Late last fall, I threw all the frozen Roma tomatoes from my garden in a couple of big pots, cooked them down, left their skins intact (more on that later) and then filled some big mason jars with the resulting glob.
The Sunday before last, I finally got around to making sauce. Already having the cooked tomatoes helped cut the time I spent in the kitchen considerably. I thawed the frozen jars, plopped the contents into two big pots and did my thing.
One of the things about making tomato sauce is that you never know just how acidic the results will be. Tomatoes differ from year to year, I've found.
There have been times I made sauce that I could really taste the bite; other times when it was quite mild. I've always added sugar to my sauce, so I've learned to adjust ingredients accordingly to sort of smooth out the flavor.
More than a decade ago, I switched from adding granulated sugar to brown sugar, which I think adds a more complex and smoother sweetness to the sauce.
I also very gently cook diced green peppers and onions in a saute pan with the lid on until the onions are soft. (The peppers will soften up more in the sauce.) Then, I toss in a handful of crushed garlic cloves in the pan for just a couple more minutes. All of it goes into the pots with the sauce. (I know, I could have done the sauteing in the big pot before I put the tomatoes in, but I always forget.)
I mention the sauteing part because about a week ago, I was reading a discussion about Italian tomatoes at Chowhound.com. Someone from St. Louis who lived on The Hill and had been making a handed-down red sauce recipe for several decades mentioned making a soffritto, which is adding a combination of sauteed diced onion, pepper and celery to sauce as a way to cut the acidity of the tomatoes.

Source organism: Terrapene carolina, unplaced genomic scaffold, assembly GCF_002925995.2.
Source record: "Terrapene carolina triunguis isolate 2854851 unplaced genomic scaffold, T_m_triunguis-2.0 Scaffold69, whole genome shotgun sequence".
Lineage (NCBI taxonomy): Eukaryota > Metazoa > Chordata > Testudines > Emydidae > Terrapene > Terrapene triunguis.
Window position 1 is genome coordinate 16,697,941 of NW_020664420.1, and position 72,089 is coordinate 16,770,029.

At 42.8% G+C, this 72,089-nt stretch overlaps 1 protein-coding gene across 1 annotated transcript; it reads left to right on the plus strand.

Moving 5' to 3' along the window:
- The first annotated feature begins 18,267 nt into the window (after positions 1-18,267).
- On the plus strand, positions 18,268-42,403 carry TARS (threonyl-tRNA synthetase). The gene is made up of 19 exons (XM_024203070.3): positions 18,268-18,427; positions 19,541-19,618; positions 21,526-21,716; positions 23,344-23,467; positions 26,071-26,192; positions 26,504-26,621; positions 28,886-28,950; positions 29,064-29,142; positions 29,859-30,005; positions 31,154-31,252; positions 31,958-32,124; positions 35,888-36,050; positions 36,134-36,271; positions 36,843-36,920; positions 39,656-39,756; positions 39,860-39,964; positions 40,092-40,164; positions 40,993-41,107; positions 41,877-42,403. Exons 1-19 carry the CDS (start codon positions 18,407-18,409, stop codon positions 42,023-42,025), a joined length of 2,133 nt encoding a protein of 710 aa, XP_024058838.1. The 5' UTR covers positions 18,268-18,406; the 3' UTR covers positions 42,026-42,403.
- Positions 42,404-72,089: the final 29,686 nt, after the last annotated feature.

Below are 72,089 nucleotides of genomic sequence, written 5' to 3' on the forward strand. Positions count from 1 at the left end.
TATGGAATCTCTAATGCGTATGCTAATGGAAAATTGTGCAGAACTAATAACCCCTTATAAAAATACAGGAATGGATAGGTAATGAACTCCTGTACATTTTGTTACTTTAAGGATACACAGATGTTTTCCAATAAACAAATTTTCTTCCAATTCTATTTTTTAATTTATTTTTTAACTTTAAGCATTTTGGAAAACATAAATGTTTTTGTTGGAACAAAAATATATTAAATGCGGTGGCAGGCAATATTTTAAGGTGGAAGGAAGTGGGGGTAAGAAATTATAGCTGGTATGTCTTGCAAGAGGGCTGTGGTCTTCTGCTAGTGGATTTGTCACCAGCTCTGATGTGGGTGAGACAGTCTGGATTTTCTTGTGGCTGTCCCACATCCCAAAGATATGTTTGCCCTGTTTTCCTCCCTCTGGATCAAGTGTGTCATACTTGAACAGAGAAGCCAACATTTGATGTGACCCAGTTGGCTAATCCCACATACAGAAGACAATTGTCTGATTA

"Diced carrots added to the soffritto will do the trick instead of adding sugar," he also said.
So, it's good to know I've been making a soffritto (and didn't know it). When sauce-making time comes around again, I will forgoe the brown sugar and try diced carrots.
About leaving the skins on home-grown tomatoes: I used to peel mine before cooking, until a chef told me that a great deal of flavor is in the skin. He suggested I cook my tomatoes down in the sauce and whatever skins are obviously left in the pot, just pick them out! So, that's what I do. (Cuts down on prep work, for sure.)
I like some heat in my food, and horseradish is known around the world as a fine way to make it!
I came across this recipe last week and thought it should be shared.
Sweet and Spicy Horseradish Sauce
5-ounce jar prepared horseradish, drained
1 cup pepper jelly
1/4 cup balsamic vinegar
1 teaspoon freshly ground black pepper
Combine the horseradish, pepper jelly, vinegar and pepper in a bowl and whisk until well blended. This sauce can be made 4 to 5 days in advance. It's delicious on sandwiches and most pork and lamb dishes.
Flank steak is lean and very flavorful, but not particularly tender. It is best served cut into thin strips. This recipe is from Newsday food writer Marge Perry.
FLANK STEAK FAJITAS
1 tablespoon chili powder
1/2 teaspoon salt
1 pound flank steak
1 teaspoon plus 1 tablespoon canola oil, divided
1 red bell pepper, cut into thin strips
2 green bell peppers, cut into thin strips
2 minced garlic cloves
1 cup thinly sliced red onion
1/2 cup bottled salsa
4 flour tortillas
1. Sprinkle the chili powder, and salt evenly over the entire surface of the flank steak; pat it lightly to adhere the seasoning to the meat.
2. Heat 1 teaspoon of oil in a large, nonstick or cast-iron skillet over medium high. Add the steak, and cook 5-6 minutes per side, to the desired degree of doneness. Remove and let stand.
3. Heat the remaining tablespoon of oil in the skillet; add the peppers, garlic and onion, and cook, stirring often, until the vegetables soften, about 5-6 minutes. Stir in the salsa, and cook another 2-3 minutes, until the onions are very soft and the vegetables are wellcoated in the salsa.
4. Slice the meat across the grain into thin strips. Heat the tortillas according to package directions. Place 1/4 of the meat and vegetables on each tortilla, fold in half and serve.
Makes 4 servings, each with 387 calories, 29 grams protein, 4 grams fiber, 14 grams fat, 847 mg sodium.
Here's how to reach me: Phone, 239-2664; e-mail, firstname.lastname@example.org; or write, Suzanne Boyle, Belleville News-Democrat, P.O. Box 427, 120 S. Illinois St., Belleville, IL 62222-0427.